Nana Akufo-Addo hit back at his opponents saying it is ‘a necessary investment’ and that ‘it is not going to be a holiday’ for ministers
Ghana’s President has come under fire for appointing an “elephant size” government of 110 ministers.
Nana Akufo-Addo, who promised to cut superfluous government spending, has hit back at his opponents and said this was “a necessary investment” for the small country off Africa’s western coast.
The appointment this week of 50 deputy ministers and four ministers of state in addition to the existing 56 roles make it a record for Ghana and the largest government since the country, of about 27 million inhabitants, adopted a democratic constitution in 1992.
“I’m aware that people are concerned about what they see as maybe the cost of this large government,” Akufo-Addo admitted in an interview on national television.
“It is a necessary investment to make for the rapid transformation of this country” he said and added that ministers “are coming to work, it is not going to be a holiday”.
Akufo-Addo was elected in December on a manifesto to fix a host of economic problems and fight corruption.
Meanwhile, Ghana just appointed 110 ministers. Salaries alone will be around 60% of the budget of six infrastructure-related ministries.
— J Toyo (@Gidimeister) March 16, 2017
But the opposition party is less convinced about the benefit of having such a big government.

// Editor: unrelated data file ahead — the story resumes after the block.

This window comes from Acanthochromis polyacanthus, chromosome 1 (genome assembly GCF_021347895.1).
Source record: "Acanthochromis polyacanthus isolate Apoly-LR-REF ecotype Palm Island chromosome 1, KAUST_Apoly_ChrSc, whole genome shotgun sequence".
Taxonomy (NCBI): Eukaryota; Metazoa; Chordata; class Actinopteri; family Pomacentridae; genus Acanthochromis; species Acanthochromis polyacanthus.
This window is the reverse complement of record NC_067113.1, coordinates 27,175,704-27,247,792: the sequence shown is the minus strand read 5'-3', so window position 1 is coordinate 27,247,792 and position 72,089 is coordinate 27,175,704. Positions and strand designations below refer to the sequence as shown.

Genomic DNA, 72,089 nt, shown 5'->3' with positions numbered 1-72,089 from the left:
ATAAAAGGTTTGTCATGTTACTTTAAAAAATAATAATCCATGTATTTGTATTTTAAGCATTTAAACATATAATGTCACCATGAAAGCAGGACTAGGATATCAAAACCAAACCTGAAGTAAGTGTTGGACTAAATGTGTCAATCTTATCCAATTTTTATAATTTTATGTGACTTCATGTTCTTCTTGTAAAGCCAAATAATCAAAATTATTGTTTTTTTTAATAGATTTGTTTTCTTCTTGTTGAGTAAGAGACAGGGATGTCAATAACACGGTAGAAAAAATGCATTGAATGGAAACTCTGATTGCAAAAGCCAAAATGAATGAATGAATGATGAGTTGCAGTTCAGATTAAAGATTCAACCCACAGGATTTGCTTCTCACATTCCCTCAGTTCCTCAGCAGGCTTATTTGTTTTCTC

“We’re confronted with an elephant size of government and Akufo-Addo has proven that he’s a politician rather than a president,” said Haruna Iddrisu, leader of the opposition National Democratic Congress (NDC) in Parliament.
— Betty Abah (@bettyabah) March 16, 2017
Following from the new wave of ministerial intake, the agriculture ministry now boasts a minister, a minister of state and three deputies. Four other ministries also have three deputies and a minister.
Parliamentary sources told Reuters top government appointees receive monthly salaries of about $4,000 (£3,326) in addition to at least two cars, free fuel, a house, free utilities and personal protection.
“It’s a case of jobs for the boys,” said politics lecturer Geoffrey Molu, whose comment was echoed on social media and by commentators on Ghana’s radio and TV channels.
Government spokesman Nana Akomea said criticism would stop if the government delivers on its ambitious agenda.
Ghana is one of Africa’s most dynamic economies but its growth slowed down sharply in 2014 following a fiscal crisis.
The UK has a total of 120 ministers for a population of about 65 millions.